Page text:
The upgrade system also returns, but not in the same fashion. Skinning animals is no longer necessary to upgrade equipment, and skill points are no longer required considering the skill tree is completely absent. Instead each level comes with a set of particular skills. Enemies can also be pilfered to obtain their cyber hearts. This is a new mechanic that allows players to lure Blood Dragons (hulking creatures that have no allegiance) into fighting your enemies for you. These beasts roam the world at random, and can be avoided by using stealth. Though taking one down is immensely satisfying, just not overly rewarding.

Your heart belongs to him.

Weapons can still be upgraded at stations scattered throughout the game, and the loot collection has been streamlined into just money, which works much better than having to sell all the junk at a vendor. The weapons are lifted directly from Far Cry 3 with a cyber-twist. Laser rifles and a blue-glowing bow really fit the look and feel of the game. Truly though, once maxed out, the shotgun, with semi-automatic fire and a few extra barrels to it feels like an instant win button.

Visually Blood Dragon delivers a pseudo 80s style, complete with plenty of neon glow to it. The island is a dark place, only highlighted by the bright outlines of soldiers, and their blue blood. Running on PC the effects are gorgeous, and all the issues of the console ports are gone. I was able to max out the settings and enable vsync, and still had the game running at a blazing frame rate. For owners of a machine that can run it, this is the version to own. The music also lit up my nostalgia meter. It sounds ripped from the cutting room floor of the Terminator soundtrack. The thumping drum beats, mixed with ambient tones really solidified the classic action movie feel.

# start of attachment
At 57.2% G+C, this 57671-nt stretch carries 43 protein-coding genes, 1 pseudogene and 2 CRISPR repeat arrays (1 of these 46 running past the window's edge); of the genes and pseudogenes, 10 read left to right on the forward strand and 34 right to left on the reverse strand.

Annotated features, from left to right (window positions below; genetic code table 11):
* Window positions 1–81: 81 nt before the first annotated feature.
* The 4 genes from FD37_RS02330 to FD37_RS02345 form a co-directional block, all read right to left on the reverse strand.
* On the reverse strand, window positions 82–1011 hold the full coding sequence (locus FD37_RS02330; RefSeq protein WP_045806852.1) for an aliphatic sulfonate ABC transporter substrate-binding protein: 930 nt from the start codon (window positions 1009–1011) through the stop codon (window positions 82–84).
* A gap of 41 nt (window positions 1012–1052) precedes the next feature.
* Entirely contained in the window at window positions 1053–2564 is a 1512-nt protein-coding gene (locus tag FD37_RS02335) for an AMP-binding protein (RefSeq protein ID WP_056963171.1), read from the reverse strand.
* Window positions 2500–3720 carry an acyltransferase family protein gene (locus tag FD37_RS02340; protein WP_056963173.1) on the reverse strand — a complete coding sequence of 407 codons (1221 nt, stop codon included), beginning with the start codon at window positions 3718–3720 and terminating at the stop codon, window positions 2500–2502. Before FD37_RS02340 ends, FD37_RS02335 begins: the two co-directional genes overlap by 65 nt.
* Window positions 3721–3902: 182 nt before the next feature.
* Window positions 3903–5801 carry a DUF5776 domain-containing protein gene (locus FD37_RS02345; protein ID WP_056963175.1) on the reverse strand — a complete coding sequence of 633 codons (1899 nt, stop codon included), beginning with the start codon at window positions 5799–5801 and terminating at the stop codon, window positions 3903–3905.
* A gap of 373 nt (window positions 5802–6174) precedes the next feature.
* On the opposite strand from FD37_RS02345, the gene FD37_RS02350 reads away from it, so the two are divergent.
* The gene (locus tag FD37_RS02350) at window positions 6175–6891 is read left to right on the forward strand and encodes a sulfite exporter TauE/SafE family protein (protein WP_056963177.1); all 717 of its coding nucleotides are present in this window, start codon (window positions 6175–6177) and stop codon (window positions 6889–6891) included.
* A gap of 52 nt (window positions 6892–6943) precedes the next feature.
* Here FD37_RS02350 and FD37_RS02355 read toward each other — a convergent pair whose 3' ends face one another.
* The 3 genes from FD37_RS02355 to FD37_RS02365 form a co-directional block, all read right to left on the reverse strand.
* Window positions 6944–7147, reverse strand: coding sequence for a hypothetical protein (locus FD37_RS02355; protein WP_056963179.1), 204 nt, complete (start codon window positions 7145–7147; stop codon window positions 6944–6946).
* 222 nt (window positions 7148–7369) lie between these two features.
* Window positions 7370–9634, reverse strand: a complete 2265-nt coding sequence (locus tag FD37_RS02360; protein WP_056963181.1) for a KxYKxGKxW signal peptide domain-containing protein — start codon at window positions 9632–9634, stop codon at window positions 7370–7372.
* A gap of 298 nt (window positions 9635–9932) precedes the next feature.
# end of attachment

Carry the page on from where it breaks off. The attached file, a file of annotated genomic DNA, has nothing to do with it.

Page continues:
Far Cry 3: Blood Dragon is a treat on so many levels. When the base game it was built upon stands as one of the finest experiences of last year, then toss in an entirely new setting, it just amplifies the fun. Add the small sticker price and solid amount of content, and we definitely have a winner on our hands. Fans of Far Cry 3 should not miss this fantastic experience, and anyone who grew up watching films like Terminator, Aliens and Commando owe it to themselves to play this, as it was certainly crafted by people who understand the culture.

Review copy of game provided by publisher.

This game was reviewed on an ORIGIN PC
  • Motherboard: ASUS P8Z77I Deluxe
  • Liquid Cooling: Origin Frostbyte 120 Liquid Cooling
  • Processor: Intel i7 3770K with Professional Origin PC Overclocking
  • Memory: Corsair 8GB 1600 Mghz Vengeance
  • Graphics Card: EVGA NVIDIA GeForce GTX 670

Ken McKown
Written by
Ken is the Editor-in-Chief of this hole in the wall and he loves to troll for the fun of it. He also enjoys long walks through Arkham Asylum and the cool air of Shadow Moses Island. His turn-ons include Mortal Kombat, Metal Gear Solid and StarCraft.